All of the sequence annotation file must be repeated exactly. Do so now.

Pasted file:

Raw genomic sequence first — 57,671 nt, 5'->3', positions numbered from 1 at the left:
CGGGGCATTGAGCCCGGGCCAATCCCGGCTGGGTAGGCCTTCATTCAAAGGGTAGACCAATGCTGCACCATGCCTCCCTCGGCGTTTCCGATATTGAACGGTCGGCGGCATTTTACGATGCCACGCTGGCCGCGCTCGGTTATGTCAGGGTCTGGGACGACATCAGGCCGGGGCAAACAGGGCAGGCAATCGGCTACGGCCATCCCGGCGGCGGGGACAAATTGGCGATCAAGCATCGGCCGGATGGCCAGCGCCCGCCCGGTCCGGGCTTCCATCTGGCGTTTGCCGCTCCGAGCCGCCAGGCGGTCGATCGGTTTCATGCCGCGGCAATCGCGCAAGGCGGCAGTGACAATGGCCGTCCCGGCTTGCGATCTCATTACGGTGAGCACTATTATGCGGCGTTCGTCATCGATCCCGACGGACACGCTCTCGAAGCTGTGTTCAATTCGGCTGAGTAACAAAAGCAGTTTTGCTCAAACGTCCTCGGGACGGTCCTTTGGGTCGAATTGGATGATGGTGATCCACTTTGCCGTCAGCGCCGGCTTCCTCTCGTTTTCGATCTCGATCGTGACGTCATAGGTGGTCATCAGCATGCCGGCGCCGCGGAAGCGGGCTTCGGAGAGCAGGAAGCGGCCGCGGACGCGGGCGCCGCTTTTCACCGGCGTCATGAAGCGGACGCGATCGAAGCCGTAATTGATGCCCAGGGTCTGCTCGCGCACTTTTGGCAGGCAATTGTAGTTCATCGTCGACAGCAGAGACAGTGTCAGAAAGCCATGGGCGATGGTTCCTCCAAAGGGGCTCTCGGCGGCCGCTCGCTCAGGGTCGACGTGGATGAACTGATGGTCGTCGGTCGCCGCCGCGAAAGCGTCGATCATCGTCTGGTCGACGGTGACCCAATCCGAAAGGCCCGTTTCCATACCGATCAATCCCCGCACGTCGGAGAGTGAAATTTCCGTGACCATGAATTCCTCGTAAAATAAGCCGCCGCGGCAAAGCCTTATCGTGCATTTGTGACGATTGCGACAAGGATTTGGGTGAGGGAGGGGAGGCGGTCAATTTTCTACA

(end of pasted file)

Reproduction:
Raw genomic sequence first — 57,671 nt, 5'->3', positions numbered from 1 at the left:
CGGGGCATTGAGCCCGGGCCAATCCCGGCTGGGTAGGCCTTCATTCAAAGGGTAGACCAATGCTGCACCATGCCTCCCTCGGCGTTTCCGATATTGAACGGTCGGCGGCATTTTACGATGCCACGCTGGCCGCGCTCGGTTATGTCAGGGTCTGGGACGACATCAGGCCGGGGCAAACAGGGCAGGCAATCGGCTACGGCCATCCCGGCGGCGGGGACAAATTGGCGATCAAGCATCGGCCGGATGGCCAGCGCCCGCCCGGTCCGGGCTTCCATCTGGCGTTTGCCGCTCCGAGCCGCCAGGCGGTCGATCGGTTTCATGCCGCGGCAATCGCGCAAGGCGGCAGTGACAATGGCCGTCCCGGCTTGCGATCTCATTACGGTGAGCACTATTATGCGGCGTTCGTCATCGATCCCGACGGACACGCTCTCGAAGCTGTGTTCAATTCGGCTGAGTAACAAAAGCAGTTTTGCTCAAACGTCCTCGGGACGGTCCTTTGGGTCGAATTGGATGATGGTGATCCACTTTGCCGTCAGCGCCGGCTTCCTCTCGTTTTCGATCTCGATCGTGACGTCATAGGTGGTCATCAGCATGCCGGCGCCGCGGAAGCGGGCTTCGGAGAGCAGGAAGCGGCCGCGGACGCGGGCGCCGCTTTTCACCGGCGTCATGAAGCGGACGCGATCGAAGCCGTAATTGATGCCCAGGGTCTGCTCGCGCACTTTTGGCAGGCAATTGTAGTTCATCGTCGACAGCAGAGACAGTGTCAGAAAGCCATGGGCGATGGTTCCTCCAAAGGGGCTCTCGGCGGCCGCTCGCTCAGGGTCGACGTGGATGAACTGATGGTCGTCGGTCGCCGCCGCGAAAGCGTCGATCATCGTCTGGTCGACGGTGACCCAATCCGAAAGGCCCGTTTCCATACCGATCAATCCCCGCACGTCGGAGAGTGAAATTTCCGTGACCATGAATTCCTCGTAAAATAAGCCGCCGCGGCAAAGCCTTATCGTGCATTTGTGACGATTGCGACAAGGATTTGGGTGAGGGAGGGGAGGCGGTCAATTTTCTACA